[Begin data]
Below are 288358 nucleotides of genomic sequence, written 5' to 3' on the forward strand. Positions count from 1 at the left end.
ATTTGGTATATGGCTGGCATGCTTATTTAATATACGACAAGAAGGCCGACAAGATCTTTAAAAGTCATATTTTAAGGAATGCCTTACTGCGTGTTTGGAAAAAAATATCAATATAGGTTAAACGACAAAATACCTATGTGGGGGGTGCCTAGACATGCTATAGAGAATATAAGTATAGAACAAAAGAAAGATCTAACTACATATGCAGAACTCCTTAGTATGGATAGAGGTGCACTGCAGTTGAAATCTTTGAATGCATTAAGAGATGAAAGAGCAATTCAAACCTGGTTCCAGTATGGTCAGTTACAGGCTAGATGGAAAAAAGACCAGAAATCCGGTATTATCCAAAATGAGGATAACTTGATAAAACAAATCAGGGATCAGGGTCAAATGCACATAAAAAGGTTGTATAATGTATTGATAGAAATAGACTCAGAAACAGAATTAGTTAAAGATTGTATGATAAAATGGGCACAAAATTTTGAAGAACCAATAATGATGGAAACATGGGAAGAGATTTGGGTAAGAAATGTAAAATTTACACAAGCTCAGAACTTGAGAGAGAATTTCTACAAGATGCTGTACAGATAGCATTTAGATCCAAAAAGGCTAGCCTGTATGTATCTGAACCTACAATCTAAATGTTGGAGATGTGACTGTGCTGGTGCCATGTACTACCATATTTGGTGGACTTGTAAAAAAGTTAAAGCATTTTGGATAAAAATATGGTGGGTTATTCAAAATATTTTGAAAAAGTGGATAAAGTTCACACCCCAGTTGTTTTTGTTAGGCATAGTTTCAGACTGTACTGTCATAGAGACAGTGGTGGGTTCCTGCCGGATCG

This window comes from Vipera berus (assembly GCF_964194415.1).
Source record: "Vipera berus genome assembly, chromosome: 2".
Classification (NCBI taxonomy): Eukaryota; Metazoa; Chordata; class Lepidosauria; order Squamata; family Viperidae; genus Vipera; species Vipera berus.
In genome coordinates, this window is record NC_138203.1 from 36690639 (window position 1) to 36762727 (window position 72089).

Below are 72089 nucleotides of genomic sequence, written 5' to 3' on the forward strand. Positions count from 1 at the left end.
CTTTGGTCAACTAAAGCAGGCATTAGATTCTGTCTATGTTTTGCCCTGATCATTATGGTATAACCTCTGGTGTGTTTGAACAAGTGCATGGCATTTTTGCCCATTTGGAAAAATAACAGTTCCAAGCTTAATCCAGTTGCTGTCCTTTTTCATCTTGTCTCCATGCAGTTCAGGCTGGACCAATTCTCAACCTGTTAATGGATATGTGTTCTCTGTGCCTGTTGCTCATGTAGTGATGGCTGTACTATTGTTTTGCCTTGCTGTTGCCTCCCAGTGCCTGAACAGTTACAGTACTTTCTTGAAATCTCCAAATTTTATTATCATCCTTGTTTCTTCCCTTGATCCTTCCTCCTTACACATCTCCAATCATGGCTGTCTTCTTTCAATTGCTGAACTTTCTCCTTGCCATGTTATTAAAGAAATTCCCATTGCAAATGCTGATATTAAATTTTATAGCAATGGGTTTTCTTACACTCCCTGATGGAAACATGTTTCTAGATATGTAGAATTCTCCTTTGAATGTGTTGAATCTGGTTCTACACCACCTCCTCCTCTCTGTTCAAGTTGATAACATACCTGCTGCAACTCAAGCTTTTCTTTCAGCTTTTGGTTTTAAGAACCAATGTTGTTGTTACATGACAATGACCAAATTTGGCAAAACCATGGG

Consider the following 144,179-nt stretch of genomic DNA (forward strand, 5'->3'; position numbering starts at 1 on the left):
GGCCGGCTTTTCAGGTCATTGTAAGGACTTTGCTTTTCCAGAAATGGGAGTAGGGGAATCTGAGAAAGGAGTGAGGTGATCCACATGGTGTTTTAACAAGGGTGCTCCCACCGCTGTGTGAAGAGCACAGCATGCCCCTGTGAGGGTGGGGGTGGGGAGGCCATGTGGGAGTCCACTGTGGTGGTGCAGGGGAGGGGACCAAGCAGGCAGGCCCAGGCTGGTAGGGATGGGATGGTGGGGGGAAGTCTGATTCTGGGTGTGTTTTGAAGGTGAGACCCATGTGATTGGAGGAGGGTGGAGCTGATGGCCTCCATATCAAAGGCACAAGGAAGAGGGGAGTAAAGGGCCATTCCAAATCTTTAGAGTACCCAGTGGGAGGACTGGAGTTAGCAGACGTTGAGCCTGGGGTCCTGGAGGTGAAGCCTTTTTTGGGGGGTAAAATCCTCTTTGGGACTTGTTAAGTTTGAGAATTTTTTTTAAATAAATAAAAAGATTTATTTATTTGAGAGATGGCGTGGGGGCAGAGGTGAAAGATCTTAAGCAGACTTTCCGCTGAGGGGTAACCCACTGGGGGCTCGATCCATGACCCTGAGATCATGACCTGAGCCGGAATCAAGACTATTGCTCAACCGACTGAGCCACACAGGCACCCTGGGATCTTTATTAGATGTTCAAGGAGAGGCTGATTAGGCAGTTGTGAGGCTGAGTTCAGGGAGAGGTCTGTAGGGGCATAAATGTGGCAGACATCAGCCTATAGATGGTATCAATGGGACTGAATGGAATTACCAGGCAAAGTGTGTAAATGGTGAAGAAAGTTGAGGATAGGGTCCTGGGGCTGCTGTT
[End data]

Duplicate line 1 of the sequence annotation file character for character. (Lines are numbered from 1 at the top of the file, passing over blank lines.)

Below are 288358 nucleotides of genomic sequence, written 5' to 3' on the forward strand. Positions count from 1 at the left end.